The Recommendation Clause

J. Gregory Sidak


Article II, section 3 of the Constitution provides that the President "shall from time to time give to the Congress Information of the State of the Union, and recommend to their Consideration such Measures as he shall judge necessary and expedient." The practical significance of the first part of the recommendation clause is evident every January, when the President addresses Congress. It also forms the basis for congressional demands for information from the President, which sometimes ignite controversies over executive privilege. But the second part of the recommendation clause, although an obscure provision, has great significance for federal lawmaking.

During the Reagan presidency, Congress frequently inserted into appropriations bills specific riders prohibiting the Executive Branch or an independent regulatory agency from advocating or even studying a change in a particular policy. For example, Congress prohibited the Executive from using appropriated monies to study or propose selling the Bonneville Power Administration or the Department of Energy's uranium enrichment facilities, and it prohibited the Office of Management and Budget (OMB) from expending any funds to review agricultural marketing orders. On another occasion, without amending the Sherman Act, Congress prohibited the expenditure of appropriated funds on "any activity, the purpose of which is to overturn or alter the per se prohibition on resale price maintenance in effect under Federal antitrust laws." The rider, which was enacted after the Department of Justice had filed its amicus brief in Monsanto Co. v. Spray-RiteService Corp., prevented Assistant Attorney General William F. Baxter from advocating in oral argument that the Supreme Court should adopt the rule of reason; the rider also prohibited the Antitrust Division from drafting legislation to extend the rule of reason to resale price maintenance.

I call such appropriations riders "muzzling laws." More precisely, I define a muzzling law to be any legislation that impairs the Executive's ability to deploy resources to study or advocate a change in the federal government's policies on a particular issue. Muzzling laws lack the predictability of legal boilerplate. They differ in the scope of the forbidden subject matter, in the specificity with which they identify the constrained Executive Branch officers, and in the degree to which they prohibit the use of funds appropriated under other appropriations laws. Despite these differences, all muzzling laws implicate, and many violate, the principle of separation of powers. When Congress prohibits the President from studying or advocating a change in policy, it impairs the President's ability to perform his constitutional duty to inform Congress and make recommendations for its consideration.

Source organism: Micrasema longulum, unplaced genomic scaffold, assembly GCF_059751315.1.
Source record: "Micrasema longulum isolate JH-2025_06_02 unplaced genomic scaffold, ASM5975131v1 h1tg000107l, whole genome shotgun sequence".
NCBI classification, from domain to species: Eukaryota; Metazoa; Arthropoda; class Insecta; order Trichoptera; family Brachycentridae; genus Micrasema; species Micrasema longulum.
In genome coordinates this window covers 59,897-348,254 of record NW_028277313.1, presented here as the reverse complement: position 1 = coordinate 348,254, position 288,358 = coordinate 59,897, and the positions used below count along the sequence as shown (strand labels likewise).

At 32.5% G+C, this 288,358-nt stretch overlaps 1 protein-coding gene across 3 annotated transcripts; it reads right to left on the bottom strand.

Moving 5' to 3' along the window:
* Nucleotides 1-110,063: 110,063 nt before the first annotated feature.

Part I of this Article examines the meaning of the recommendation clause. Part II argues that limiting principles for the clause cannot arise from Congress' appropriations power. Part III offers an economic rationale that accounts for the prevalence of muzzling laws. Part IV argues that muzzling laws violate the recommendation clause. Part V discusses the applicability of the recommendation clause to independent regulatory agencies. Finally, Part VI speculates about judicial review of a recommendation clause challenge to a muzzling law.

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